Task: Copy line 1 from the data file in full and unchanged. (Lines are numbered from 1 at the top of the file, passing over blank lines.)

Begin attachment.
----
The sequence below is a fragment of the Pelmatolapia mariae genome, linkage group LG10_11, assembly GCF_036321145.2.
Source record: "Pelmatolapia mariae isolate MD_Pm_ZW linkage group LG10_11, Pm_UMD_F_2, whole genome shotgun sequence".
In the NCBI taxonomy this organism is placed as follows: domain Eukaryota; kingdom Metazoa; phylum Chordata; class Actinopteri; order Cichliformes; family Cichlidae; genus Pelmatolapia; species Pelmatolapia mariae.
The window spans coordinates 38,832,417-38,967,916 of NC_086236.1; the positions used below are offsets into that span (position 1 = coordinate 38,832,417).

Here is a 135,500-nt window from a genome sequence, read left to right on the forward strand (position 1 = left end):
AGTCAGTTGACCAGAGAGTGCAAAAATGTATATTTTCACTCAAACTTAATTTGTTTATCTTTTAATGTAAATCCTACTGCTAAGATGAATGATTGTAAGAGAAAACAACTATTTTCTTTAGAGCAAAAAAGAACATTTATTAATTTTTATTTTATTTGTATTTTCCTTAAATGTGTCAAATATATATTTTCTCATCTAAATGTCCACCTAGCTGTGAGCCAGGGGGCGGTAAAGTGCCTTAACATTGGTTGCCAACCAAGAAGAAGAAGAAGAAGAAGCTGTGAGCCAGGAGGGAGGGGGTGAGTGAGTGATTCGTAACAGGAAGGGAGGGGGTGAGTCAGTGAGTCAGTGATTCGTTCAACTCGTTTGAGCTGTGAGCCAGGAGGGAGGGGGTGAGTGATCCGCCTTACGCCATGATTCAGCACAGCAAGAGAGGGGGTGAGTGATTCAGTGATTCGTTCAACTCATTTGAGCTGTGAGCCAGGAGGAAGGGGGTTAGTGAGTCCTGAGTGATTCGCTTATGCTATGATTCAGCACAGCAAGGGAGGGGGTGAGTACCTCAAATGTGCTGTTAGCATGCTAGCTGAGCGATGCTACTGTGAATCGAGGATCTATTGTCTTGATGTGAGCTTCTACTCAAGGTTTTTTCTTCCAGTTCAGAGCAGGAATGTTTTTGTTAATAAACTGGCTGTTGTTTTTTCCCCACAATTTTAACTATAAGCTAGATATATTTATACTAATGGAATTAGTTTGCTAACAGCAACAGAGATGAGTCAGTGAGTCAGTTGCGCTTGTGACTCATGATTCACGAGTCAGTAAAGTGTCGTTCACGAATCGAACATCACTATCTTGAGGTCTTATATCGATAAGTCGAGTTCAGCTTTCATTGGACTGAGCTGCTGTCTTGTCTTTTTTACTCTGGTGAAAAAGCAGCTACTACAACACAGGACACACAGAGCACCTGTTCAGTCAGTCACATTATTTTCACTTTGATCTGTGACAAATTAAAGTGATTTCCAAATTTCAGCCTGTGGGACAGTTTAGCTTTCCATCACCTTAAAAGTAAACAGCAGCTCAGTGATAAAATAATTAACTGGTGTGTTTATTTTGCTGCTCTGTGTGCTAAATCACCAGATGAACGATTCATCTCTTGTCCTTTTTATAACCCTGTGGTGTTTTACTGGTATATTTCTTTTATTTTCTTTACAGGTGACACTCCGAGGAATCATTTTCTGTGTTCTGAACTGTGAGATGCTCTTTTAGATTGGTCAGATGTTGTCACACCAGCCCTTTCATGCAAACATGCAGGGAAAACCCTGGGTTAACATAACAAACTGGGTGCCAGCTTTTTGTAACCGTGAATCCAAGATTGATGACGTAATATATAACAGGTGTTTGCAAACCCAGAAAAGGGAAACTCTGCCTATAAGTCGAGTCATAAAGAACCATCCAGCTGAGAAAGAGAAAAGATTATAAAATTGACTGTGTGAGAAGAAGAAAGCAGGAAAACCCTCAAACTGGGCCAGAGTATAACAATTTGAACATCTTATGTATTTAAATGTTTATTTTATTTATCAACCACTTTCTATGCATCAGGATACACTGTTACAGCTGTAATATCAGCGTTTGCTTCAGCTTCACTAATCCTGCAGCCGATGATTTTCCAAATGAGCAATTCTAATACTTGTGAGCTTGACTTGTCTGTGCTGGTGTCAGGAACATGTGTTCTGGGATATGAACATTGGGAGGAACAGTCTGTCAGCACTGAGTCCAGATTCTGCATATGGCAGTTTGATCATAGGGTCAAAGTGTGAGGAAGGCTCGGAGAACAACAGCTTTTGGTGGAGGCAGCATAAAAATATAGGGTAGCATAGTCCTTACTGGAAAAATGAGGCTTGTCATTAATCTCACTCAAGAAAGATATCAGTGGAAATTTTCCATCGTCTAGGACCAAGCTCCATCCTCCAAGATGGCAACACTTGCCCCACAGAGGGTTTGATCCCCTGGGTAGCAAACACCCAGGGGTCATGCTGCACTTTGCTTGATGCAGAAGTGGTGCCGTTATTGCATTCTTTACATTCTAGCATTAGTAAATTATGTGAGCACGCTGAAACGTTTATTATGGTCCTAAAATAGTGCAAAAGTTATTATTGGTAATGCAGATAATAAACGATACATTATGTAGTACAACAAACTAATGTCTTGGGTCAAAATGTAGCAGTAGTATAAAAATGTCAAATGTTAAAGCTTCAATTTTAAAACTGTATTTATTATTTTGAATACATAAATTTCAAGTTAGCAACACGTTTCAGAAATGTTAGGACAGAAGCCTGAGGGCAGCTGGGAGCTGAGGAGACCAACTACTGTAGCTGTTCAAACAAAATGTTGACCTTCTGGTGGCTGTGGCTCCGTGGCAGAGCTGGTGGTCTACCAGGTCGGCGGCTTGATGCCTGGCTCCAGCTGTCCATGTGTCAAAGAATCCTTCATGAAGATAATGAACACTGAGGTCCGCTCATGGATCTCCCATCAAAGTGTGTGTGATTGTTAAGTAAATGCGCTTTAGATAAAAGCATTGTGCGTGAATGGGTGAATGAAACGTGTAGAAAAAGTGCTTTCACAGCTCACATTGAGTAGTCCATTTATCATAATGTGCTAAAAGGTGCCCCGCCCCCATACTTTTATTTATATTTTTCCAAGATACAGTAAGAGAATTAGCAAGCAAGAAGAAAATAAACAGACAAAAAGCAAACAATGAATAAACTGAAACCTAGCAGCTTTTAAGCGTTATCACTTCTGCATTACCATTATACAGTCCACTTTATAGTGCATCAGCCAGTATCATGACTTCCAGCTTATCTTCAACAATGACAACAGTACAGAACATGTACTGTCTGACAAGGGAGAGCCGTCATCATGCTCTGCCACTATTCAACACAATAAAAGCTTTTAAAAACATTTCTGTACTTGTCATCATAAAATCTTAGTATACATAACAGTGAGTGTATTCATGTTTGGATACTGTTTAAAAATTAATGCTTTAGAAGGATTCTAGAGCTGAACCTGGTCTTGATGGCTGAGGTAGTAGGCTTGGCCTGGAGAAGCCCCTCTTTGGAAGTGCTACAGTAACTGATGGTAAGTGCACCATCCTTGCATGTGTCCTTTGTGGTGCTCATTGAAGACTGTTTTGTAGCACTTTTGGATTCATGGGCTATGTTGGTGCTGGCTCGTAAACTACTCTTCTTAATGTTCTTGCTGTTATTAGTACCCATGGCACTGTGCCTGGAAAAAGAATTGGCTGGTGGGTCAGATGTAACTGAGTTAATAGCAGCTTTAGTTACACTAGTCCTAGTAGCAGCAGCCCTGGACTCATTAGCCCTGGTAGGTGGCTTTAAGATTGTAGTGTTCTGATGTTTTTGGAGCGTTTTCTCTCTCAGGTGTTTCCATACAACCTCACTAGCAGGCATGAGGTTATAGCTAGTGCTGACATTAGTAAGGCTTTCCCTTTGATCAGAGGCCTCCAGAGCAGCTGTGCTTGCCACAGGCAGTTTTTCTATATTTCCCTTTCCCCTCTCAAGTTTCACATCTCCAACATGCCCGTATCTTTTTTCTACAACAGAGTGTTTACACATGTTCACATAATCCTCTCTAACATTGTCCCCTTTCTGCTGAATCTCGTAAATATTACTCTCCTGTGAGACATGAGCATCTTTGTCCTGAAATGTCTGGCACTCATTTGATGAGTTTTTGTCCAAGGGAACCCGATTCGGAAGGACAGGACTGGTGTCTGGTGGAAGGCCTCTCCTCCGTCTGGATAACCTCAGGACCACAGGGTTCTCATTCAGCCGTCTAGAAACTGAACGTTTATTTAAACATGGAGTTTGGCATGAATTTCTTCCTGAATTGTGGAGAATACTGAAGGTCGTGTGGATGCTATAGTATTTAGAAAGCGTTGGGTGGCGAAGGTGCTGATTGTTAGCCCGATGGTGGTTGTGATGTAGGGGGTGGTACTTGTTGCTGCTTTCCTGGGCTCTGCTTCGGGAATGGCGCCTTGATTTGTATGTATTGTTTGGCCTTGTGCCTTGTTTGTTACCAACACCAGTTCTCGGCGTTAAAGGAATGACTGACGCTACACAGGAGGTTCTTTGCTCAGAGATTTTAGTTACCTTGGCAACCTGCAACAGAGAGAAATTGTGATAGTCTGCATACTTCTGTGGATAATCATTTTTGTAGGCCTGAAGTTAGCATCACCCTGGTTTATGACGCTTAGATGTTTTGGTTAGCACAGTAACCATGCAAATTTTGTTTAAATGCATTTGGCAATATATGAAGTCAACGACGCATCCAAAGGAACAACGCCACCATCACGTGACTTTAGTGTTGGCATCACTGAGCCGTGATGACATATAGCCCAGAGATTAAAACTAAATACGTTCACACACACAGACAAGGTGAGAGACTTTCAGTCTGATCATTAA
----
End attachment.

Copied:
The sequence below is a fragment of the Pelmatolapia mariae genome, linkage group LG10_11, assembly GCF_036321145.2.